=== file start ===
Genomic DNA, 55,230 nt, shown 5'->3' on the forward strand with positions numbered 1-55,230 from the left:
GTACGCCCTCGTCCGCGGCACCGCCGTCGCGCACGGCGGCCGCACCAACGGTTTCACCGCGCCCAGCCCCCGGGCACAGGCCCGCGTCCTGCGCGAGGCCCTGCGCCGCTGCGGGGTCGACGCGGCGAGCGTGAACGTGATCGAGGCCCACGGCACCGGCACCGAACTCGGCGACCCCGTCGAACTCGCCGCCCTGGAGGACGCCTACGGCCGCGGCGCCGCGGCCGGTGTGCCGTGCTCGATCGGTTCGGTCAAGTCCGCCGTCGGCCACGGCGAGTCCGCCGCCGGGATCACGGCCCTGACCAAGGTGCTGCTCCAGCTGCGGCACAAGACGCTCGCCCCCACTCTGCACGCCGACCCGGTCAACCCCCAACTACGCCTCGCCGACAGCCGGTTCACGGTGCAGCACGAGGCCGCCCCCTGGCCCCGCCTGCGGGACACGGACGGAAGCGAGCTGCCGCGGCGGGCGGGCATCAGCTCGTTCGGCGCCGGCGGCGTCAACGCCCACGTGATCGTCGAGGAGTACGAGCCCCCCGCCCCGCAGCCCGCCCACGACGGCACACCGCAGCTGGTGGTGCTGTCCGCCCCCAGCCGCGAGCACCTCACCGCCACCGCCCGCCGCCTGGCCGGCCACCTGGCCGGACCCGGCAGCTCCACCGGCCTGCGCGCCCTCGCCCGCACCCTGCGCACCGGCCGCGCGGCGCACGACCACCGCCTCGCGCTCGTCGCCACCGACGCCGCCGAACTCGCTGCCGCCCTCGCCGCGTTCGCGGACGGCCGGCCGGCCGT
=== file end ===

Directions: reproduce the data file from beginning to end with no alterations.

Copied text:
Genomic DNA, 55,230 nt, shown 5'->3' on the forward strand with positions numbered 1-55,230 from the left:
GTACGCCCTCGTCCGCGGCACCGCCGTCGCGCACGGCGGCCGCACCAACGGTTTCACCGCGCCCAGCCCCCGGGCACAGGCCCGCGTCCTGCGCGAGGCCCTGCGCCGCTGCGGGGTCGACGCGGCGAGCGTGAACGTGATCGAGGCCCACGGCACCGGCACCGAACTCGGCGACCCCGTCGAACTCGCCGCCCTGGAGGACGCCTACGGCCGCGGCGCCGCGGCCGGTGTGCCGTGCTCGATCGGTTCGGTCAAGTCCGCCGTCGGCCACGGCGAGTCCGCCGCCGGGATCACGGCCCTGACCAAGGTGCTGCTCCAGCTGCGGCACAAGACGCTCGCCCCCACTCTGCACGCCGACCCGGTCAACCCCCAACTACGCCTCGCCGACAGCCGGTTCACGGTGCAGCACGAGGCCGCCCCCTGGCCCCGCCTGCGGGACACGGACGGAAGCGAGCTGCCGCGGCGGGCGGGCATCAGCTCGTTCGGCGCCGGCGGCGTCAACGCCCACGTGATCGTCGAGGAGTACGAGCCCCCCGCCCCGCAGCCCGCCCACGACGGCACACCGCAGCTGGTGGTGCTGTCCGCCCCCAGCCGCGAGCACCTCACCGCCACCGCCCGCCGCCTGGCCGGCCACCTGGCCGGACCCGGCAGCTCCACCGGCCTGCGCGCCCTCGCCCGCACCCTGCGCACCGGCCGCGCGGCGCACGACCACCGCCTCGCGCTCGTCGCCACCGACGCCGCCGAACTCGCTGCCGCCCTCGCCGCGTTCGCGGACGGCCGGCCGGCCGT